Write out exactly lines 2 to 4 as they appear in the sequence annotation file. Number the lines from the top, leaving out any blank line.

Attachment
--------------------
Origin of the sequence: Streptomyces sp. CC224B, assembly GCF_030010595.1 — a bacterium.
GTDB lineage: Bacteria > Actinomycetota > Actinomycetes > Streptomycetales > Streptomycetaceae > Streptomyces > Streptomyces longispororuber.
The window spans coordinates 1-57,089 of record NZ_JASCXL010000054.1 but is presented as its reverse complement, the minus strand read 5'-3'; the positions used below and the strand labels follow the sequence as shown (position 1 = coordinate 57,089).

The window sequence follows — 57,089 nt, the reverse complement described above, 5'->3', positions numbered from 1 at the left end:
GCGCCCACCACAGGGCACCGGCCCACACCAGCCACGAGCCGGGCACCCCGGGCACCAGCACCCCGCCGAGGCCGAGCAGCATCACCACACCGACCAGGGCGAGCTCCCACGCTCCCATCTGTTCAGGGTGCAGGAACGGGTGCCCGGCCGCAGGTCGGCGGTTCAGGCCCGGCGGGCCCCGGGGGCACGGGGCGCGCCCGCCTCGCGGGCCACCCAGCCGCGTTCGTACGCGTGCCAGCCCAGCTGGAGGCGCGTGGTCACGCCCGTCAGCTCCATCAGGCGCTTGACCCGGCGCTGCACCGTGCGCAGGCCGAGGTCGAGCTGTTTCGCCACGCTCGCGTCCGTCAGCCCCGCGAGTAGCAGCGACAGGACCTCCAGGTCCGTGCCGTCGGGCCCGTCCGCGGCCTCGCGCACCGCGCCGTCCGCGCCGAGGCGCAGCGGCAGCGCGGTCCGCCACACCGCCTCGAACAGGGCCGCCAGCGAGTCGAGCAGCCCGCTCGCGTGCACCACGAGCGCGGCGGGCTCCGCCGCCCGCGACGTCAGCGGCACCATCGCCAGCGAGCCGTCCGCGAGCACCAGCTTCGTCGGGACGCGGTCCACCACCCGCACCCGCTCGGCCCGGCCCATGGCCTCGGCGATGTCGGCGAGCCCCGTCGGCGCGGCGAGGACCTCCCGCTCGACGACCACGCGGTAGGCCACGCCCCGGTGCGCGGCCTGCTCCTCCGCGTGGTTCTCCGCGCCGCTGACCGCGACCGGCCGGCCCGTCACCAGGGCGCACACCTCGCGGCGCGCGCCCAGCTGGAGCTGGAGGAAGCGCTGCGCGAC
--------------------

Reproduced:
GTDB lineage: Bacteria > Actinomycetota > Actinomycetes > Streptomycetales > Streptomycetaceae > Streptomyces > Streptomyces longispororuber.
The window spans coordinates 1-57,089 of record NZ_JASCXL010000054.1 but is presented as its reverse complement, the minus strand read 5'-3'; the positions used below and the strand labels follow the sequence as shown (position 1 = coordinate 57,089).

The window sequence follows — 57,089 nt, the reverse complement described above, 5'->3', positions numbered from 1 at the left end: